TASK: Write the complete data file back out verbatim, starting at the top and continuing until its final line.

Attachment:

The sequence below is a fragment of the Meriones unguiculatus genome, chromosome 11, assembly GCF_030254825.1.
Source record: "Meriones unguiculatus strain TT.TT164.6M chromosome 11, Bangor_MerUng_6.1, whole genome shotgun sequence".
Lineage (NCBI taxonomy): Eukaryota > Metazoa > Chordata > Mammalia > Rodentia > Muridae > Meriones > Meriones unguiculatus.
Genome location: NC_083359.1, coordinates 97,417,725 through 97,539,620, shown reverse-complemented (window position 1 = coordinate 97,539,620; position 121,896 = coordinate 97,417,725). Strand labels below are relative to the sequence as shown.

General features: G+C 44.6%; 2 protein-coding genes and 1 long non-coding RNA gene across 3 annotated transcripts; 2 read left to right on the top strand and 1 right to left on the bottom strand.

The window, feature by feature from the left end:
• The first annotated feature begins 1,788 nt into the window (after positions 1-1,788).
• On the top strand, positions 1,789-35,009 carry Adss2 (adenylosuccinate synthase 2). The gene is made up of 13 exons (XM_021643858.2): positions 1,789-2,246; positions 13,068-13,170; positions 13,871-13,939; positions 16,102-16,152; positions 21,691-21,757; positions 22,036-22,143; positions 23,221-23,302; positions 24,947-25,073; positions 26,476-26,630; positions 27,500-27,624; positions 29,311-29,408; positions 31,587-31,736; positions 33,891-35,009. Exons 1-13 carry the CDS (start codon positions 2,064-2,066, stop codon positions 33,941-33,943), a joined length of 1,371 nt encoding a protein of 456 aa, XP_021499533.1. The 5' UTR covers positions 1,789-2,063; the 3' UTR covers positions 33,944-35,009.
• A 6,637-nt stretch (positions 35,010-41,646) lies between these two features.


The sequence below is a fragment of the Meriones unguiculatus genome, chromosome 11, assembly GCF_030254825.1.
Source record: "Meriones unguiculatus strain TT.TT164.6M chromosome 11, Bangor_MerUng_6.1, whole genome shotgun sequence".
Lineage (NCBI taxonomy): Eukaryota > Metazoa > Chordata > Mammalia > Rodentia > Muridae > Meriones > Meriones unguiculatus.
Genome location: NC_083359.1, coordinates 97,417,725 through 97,539,620, shown reverse-complemented (window position 1 = coordinate 97,539,620; position 121,896 = coordinate 97,417,725). Strand labels below are relative to the sequence as shown.

General features: G+C 44.6%; 2 protein-coding genes and 1 long non-coding RNA gene across 3 annotated transcripts; 2 read left to right on the top strand and 1 right to left on the bottom strand.

The window, feature by feature from the left end:
• The first annotated feature begins 1,788 nt into the window (after positions 1-1,788).
• On the top strand, positions 1,789-35,009 carry Adss2 (adenylosuccinate synthase 2). The gene is made up of 13 exons (XM_021643858.2): positions 1,789-2,246; positions 13,068-13,170; positions 13,871-13,939; positions 16,102-16,152; positions 21,691-21,757; positions 22,036-22,143; positions 23,221-23,302; positions 24,947-25,073; positions 26,476-26,630; positions 27,500-27,624; positions 29,311-29,408; positions 31,587-31,736; positions 33,891-35,009. Exons 1-13 carry the CDS (start codon positions 2,064-2,066, stop codon positions 33,941-33,943), a joined length of 1,371 nt encoding a protein of 456 aa, XP_021499533.1. The 5' UTR covers positions 1,789-2,063; the 3' UTR covers positions 33,944-35,009.
• A 6,637-nt stretch (positions 35,010-41,646) lies between these two features.